|Publication number||US5406377 A|
|Application number||US 08/096,805|
|Publication date||11 Apr 1995|
|Filing date||26 Jul 1993|
|Priority date||6 Jul 1992|
|Also published as||CA2108961A1, EP0586054A1|
|Publication number||08096805, 096805, US 5406377 A, US 5406377A, US-A-5406377, US5406377 A, US5406377A|
|Inventors||Charles L. Dumoulin|
|Original Assignee||General Electric Company|
|Export Citation||BiBTeX, EndNote, RefMan|
|Patent Citations (1), Non-Patent Citations (4), Referenced by (7), Classifications (19), Legal Events (4)|
|External Links: USPTO, USPTO Assignment, Espacenet|
This is a continuation-in-part of Ser. No. 07/909,276 filed Jul. 6, 1992, now abandoned.
This application is related to application "DUAL INTERFEROMETER SPECTROSCOPIC IMAGING SYSTEM", Ser. No. 07/909,277 filed Jul. 6, 1992, and "SPECTROSCOPIC IMAGING SYSTEM WITH ULTRASONIC DETECTION OF THE ABSORPTION OF MODULATED ELECTROMAGNETIC RADIATION" Ser. No. 07/909,275 both by Charles L. Dumoulin, both filed simultaneously with this application, and both assigned to the present assignee.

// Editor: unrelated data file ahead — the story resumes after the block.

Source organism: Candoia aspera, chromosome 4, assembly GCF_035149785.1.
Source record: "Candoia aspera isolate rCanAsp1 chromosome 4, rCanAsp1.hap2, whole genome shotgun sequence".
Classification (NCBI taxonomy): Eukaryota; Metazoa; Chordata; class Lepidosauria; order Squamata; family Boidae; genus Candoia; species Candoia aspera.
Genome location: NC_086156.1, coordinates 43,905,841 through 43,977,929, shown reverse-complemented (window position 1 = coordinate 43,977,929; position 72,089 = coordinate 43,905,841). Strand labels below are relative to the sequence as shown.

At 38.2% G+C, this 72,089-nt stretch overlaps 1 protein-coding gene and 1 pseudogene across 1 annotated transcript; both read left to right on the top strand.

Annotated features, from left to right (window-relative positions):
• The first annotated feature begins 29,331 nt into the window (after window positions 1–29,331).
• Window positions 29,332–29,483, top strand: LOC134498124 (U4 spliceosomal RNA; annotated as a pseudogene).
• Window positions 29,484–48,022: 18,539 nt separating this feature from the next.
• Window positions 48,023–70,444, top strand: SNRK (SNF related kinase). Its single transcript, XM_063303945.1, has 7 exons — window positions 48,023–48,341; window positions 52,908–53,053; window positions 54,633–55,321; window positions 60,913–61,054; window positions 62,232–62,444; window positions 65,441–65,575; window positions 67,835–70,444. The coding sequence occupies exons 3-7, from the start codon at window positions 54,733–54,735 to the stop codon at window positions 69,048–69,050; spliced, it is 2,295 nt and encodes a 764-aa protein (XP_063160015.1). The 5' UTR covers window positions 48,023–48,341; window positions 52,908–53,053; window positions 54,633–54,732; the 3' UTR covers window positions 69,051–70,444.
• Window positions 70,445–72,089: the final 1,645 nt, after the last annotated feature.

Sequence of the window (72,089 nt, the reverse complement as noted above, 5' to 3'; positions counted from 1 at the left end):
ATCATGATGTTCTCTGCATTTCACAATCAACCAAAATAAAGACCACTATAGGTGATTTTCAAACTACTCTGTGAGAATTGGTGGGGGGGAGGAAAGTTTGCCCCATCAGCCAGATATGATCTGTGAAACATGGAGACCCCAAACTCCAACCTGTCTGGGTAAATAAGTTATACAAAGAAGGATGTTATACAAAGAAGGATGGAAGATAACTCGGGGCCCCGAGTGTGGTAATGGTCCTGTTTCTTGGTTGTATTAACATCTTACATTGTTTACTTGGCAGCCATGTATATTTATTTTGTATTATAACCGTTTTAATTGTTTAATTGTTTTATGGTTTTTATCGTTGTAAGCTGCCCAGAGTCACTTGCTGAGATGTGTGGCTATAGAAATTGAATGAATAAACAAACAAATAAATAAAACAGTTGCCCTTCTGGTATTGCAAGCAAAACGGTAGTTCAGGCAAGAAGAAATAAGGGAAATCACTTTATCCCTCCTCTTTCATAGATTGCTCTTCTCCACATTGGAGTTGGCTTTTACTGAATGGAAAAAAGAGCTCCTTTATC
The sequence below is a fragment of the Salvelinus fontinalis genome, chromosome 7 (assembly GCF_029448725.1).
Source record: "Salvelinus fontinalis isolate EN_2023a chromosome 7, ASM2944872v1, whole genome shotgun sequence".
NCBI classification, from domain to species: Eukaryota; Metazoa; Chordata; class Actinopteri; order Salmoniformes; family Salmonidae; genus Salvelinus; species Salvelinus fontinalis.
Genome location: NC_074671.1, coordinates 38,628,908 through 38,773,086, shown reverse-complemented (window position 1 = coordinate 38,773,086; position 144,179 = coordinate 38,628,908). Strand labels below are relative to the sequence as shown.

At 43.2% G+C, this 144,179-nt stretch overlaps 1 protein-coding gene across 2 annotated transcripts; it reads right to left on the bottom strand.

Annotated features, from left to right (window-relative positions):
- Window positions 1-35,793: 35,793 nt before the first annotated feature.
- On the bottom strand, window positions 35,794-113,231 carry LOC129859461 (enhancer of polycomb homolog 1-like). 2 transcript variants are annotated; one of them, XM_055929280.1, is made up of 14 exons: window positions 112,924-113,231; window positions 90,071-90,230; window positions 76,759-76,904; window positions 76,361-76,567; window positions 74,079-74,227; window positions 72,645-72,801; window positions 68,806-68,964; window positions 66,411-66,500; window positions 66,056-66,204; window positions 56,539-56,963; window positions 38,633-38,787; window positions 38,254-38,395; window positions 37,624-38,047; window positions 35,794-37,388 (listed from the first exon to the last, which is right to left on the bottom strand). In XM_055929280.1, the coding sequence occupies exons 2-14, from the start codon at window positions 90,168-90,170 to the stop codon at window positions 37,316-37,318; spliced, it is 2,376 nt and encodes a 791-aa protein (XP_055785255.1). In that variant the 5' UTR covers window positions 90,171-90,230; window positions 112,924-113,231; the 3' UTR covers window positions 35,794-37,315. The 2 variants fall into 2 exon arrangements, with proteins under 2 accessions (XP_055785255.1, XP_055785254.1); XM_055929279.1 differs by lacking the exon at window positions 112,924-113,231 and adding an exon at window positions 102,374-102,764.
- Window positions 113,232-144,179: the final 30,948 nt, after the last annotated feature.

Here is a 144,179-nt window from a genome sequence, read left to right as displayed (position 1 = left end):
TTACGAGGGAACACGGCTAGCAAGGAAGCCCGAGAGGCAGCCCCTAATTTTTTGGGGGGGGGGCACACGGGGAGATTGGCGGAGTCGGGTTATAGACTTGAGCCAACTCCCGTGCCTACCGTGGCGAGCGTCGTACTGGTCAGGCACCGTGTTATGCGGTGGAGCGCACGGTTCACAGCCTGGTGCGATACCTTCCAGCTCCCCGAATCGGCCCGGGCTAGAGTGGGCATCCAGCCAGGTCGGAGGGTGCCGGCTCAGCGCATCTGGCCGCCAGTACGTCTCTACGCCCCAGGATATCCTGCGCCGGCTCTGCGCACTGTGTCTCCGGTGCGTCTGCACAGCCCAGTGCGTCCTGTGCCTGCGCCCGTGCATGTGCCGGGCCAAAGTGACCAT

1. Field of the Invention
The present invention relates to optical spectroscopy and more particularly to the optical spectroscopy of a surface of a sample.
2. Description of Related Art
Absorption and transmission spectra of a sample can be obtained using electromagnetic radiation for the purpose of identifying chemical types. Certain spectral regions are of greater use than others. The spectral regions of greatest use are those in which chemical species contained within the sample absorb radiation at characteristic wavelengths. The absorbed radiation can be detected directly, re-emitted by the sample or cause the sample to fluoresce. Spectroscopic measurements of absorption, emission and fluorescence using infra-red, visible and ultra-violet light are widely used for sample analysis. Unfortunately, many of these techniques are not well suited to applications where the sample has rough surfaces. Radiation is scattered by rough surfaces thereby making measurement of reflection difficult. Techniques requiring transmission through a sample are difficult or impossible using opaque samples.